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  • Adjusting the Lens:Locating Early Modern Women of Science
  • Nina Rattner Gelbart (bio)

“I feel the full weight of the prejudice which so universally excludes us from the sciences . . . there is no place where we are brought up to think,” wrote the physicist Madame du Châtelet in 1735. “I would reform an abuse that retards so to speak one half of the human race. . . . I am convinced that many women are either unaware of their talents for lack of education, or that they bury them . . . for lack of intellectual courage. I experienced this myself, which confirms it. Chance made me acquainted with men of letters who became my friends. . . . I started then to believe that I was a being with a mind.”1 Mary Wollstonecraft, writing more than half a century later, voiced a similar lament. She wished that women would “not waste their time in following the fashionable vagaries of dress” and instead “attach themselves to a science, with that steady eye that strengthens the mind.”2 These sentiments seem to suggest the futility of a search for early modern women in science. But if we go about it differently, if we define science with more elasticity to take into account the many unconventional places and spaces where women did research into the workings of the natural world, if we bring margins to the center, then numerous scientific women come into focus. As Meredith Ray puts it, “It is not women who are missing from the picture; it is our lens that must be [End Page 116] adjusted to perceive them.”3 In fact, women in many countries were overcoming barriers and transforming their curiosity into discoveries.

One of the first to explore this subject was, interestingly, an enlightened Catholic priest who took the pseudonym H. J. Mozans to write Woman in Science: With an Introductory Chapter on Woman’s Long Struggle for Things of the Mind (1913), a history of the many women who had contributed to numerous scientific fields through the centuries and whose biological capacity for such work was, according to the author, clearly equal to that of men. There was then a lull in attempts to unearth the hidden history of such women, until with 1970s “second wave” feminism the search resumed, energetically, and has not abated. While there were a few exceptional female scientists in antiquity and the medieval period, the pattern seemed to be, in line with Joan Kelly’s perceptive question—did women have a Renaissance?—that there was relatively little participation of women in science until the seventeenth century.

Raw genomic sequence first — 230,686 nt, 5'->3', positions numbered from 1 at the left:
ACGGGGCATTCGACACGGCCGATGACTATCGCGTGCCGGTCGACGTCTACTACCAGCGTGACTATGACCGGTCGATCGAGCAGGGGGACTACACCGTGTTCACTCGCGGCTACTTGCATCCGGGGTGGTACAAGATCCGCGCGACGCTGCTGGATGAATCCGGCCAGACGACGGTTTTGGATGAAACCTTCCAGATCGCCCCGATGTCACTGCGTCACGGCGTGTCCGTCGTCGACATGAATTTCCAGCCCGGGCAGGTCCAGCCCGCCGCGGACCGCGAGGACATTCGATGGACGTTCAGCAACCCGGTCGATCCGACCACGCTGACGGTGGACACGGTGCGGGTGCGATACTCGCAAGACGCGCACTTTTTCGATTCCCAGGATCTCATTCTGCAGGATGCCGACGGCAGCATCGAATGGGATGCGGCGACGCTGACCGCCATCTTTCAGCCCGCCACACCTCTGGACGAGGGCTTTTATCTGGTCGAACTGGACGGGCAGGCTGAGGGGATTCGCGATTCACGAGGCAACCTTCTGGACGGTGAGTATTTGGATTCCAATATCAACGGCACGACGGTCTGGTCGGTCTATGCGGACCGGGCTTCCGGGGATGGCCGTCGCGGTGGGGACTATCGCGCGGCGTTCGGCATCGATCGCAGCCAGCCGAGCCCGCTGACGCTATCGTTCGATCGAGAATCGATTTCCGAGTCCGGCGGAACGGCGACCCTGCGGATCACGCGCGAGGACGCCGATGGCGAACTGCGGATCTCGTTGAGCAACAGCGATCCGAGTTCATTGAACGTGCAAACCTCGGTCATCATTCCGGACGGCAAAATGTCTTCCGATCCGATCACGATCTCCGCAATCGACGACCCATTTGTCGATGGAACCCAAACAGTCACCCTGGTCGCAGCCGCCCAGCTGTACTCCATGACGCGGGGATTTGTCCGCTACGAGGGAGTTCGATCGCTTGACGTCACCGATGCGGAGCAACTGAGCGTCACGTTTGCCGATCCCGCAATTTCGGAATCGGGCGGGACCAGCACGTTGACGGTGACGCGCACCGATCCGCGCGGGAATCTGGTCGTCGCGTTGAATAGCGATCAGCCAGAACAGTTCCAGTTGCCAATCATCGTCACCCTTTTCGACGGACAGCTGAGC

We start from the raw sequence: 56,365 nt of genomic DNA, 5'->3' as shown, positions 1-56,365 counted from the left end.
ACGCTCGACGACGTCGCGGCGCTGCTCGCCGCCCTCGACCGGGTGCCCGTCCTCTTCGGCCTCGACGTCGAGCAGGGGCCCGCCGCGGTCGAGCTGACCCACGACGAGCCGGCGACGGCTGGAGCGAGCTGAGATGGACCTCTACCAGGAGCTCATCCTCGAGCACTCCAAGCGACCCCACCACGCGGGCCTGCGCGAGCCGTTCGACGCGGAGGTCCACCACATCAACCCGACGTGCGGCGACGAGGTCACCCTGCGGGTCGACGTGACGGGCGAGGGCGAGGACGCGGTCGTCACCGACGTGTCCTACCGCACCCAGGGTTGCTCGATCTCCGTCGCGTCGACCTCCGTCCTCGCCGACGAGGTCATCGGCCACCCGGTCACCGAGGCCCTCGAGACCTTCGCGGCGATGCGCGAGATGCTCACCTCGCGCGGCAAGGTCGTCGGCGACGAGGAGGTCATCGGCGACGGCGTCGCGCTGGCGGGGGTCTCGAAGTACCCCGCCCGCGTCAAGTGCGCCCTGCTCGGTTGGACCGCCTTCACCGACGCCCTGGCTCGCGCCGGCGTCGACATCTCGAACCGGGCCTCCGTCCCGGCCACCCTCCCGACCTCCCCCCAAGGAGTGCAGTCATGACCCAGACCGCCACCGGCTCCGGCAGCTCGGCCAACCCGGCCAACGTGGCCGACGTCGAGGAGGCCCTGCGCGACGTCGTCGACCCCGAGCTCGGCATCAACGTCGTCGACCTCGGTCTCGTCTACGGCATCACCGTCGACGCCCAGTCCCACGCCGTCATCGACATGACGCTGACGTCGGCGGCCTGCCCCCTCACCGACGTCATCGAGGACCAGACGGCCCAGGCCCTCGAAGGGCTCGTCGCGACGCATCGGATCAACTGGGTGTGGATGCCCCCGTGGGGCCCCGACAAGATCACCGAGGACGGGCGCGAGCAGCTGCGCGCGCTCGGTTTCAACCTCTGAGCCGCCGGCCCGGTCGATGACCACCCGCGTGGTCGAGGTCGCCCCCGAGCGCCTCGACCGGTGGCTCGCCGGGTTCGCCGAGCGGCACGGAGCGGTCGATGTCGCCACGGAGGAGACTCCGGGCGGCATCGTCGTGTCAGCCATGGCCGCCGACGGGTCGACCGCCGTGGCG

For this essay, I am excluding the fascinating realm of medicine, although some practitioners like the celebrated midwives Louise Bourgeois and Mme du Coudray wrote textbooks on obstetrics that went far beyond common practice and enhanced anatomical understanding.4 My focus will be on natural philosophy as it was called, but also the crafts and inventions to the extent that they were based on empirical findings and research, because scholars have recently shown that during our period theory and production worked together with “mindful hands,” and that the age-old head/hand binary obscures multiple, widespread common connections between the learned and the worker, between scholar and craftsperson.5 Much science was done by women in different venues, not in the public universities and academies to which they were denied access, but in domestic spaces—kitchens and dining tables, improvised dissecting rooms, salons, private studios, apothecary stores, workshops and laboratories—so our [End Page 117] search must include such spaces.6 And we must also include alchemy, which was understood not narrowly as we do now but as an all-encompassing approach to natural knowledge.7

Which ideas got attention, whose studies of the natural world were heard and approved? Throughout history custodians of scientific activity have excluded women, believing that their knowledge does not count. As sociologist Ruth Watts shows, most of those who have exposed and critiqued this systematic ignoring of what Foucault called “subjugated knowledges” have been women: Margaret Rossiter, Carolyn Merchant, Londa Schiebinger, Dorinda Outram, and Ludmilla Jordanova, among others. Watts provides an excellent overview of these scholars who have theorized rather than merely described the barring...


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pp. 116-127
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Archived 2021
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